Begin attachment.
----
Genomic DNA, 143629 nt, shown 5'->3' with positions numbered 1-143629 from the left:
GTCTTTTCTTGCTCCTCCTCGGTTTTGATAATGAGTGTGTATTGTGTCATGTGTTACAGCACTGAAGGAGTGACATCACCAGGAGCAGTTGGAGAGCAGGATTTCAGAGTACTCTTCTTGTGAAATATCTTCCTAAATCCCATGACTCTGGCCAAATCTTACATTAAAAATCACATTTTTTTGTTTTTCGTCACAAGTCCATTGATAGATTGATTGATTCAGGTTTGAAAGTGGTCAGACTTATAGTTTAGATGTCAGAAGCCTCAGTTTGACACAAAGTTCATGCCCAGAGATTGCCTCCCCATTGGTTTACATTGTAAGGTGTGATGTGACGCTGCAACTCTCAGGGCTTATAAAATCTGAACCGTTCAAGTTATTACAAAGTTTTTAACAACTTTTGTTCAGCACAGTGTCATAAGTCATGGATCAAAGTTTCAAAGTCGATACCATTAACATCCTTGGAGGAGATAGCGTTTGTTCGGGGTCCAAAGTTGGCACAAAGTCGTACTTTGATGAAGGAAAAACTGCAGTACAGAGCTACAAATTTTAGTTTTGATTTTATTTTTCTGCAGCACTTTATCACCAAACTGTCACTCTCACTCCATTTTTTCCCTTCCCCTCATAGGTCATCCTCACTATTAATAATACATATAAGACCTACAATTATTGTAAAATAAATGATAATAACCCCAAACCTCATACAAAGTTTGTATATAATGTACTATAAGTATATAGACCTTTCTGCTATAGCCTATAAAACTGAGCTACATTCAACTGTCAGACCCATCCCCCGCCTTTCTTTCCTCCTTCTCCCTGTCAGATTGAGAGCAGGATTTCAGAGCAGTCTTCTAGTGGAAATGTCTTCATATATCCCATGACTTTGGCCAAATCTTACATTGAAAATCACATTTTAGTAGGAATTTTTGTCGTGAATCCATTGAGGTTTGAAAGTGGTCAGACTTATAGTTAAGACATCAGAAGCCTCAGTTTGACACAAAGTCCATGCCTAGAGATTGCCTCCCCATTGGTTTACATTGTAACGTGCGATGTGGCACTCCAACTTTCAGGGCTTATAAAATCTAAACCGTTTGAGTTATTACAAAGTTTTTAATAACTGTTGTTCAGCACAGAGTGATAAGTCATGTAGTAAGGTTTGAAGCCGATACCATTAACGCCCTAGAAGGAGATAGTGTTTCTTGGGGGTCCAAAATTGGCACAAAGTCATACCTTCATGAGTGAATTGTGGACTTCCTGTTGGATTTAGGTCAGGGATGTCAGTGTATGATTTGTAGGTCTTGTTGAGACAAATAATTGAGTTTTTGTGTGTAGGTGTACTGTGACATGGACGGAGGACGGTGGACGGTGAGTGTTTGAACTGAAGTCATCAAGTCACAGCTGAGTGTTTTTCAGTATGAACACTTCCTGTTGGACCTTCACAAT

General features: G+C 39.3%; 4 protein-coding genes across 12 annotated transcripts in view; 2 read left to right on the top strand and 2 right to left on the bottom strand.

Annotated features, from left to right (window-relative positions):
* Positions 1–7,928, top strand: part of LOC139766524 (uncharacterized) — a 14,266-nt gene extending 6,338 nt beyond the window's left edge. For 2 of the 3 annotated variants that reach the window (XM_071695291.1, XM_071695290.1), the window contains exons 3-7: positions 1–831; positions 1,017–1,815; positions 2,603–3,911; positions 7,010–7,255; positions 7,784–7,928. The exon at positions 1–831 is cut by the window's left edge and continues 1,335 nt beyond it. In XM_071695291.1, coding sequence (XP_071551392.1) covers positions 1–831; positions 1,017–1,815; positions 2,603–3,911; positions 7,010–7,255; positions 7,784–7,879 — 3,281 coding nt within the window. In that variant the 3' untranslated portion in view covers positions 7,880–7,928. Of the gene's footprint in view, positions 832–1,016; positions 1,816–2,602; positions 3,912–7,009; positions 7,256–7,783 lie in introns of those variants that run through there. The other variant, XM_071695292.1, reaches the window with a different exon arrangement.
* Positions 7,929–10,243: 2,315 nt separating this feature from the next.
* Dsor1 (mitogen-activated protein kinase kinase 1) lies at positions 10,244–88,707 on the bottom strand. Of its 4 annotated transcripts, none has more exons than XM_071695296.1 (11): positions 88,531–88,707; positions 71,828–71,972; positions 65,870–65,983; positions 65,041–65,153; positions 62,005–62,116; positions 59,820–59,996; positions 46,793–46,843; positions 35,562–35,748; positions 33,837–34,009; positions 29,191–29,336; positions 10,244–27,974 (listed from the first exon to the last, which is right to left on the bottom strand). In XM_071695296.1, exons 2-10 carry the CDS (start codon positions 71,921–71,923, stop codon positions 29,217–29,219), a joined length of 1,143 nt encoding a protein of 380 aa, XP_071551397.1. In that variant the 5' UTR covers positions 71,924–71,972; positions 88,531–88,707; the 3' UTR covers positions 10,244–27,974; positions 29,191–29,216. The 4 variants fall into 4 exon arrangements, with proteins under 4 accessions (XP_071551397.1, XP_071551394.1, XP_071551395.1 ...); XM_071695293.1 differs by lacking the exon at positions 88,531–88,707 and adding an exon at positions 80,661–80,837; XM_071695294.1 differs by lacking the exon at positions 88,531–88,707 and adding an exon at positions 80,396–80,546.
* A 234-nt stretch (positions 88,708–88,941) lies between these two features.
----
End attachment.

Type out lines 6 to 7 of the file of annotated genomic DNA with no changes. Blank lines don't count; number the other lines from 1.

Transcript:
* Positions 7,929–10,243: 2,315 nt separating this feature from the next.
* Dsor1 (mitogen-activated protein kinase kinase 1) lies at positions 10,244–88,707 on the bottom strand. Of its 4 annotated transcripts, none has more exons than XM_071695296.1 (11): positions 88,531–88,707; positions 71,828–71,972; positions 65,870–65,983; positions 65,041–65,153; positions 62,005–62,116; positions 59,820–59,996; positions 46,793–46,843; positions 35,562–35,748; positions 33,837–34,009; positions 29,191–29,336; positions 10,244–27,974 (listed from the first exon to the last, which is right to left on the bottom strand). In XM_071695296.1, exons 2-10 carry the CDS (start codon positions 71,921–71,923, stop codon positions 29,217–29,219), a joined length of 1,143 nt encoding a protein of 380 aa, XP_071551397.1. In that variant the 5' UTR covers positions 71,924–71,972; positions 88,531–88,707; the 3' UTR covers positions 10,244–27,974; positions 29,191–29,216. The 4 variants fall into 4 exon arrangements, with proteins under 4 accessions (XP_071551397.1, XP_071551394.1, XP_071551395.1 ...); XM_071695293.1 differs by lacking the exon at positions 88,531–88,707 and adding an exon at positions 80,661–80,837; XM_071695294.1 differs by lacking the exon at positions 88,531–88,707 and adding an exon at positions 80,396–80,546.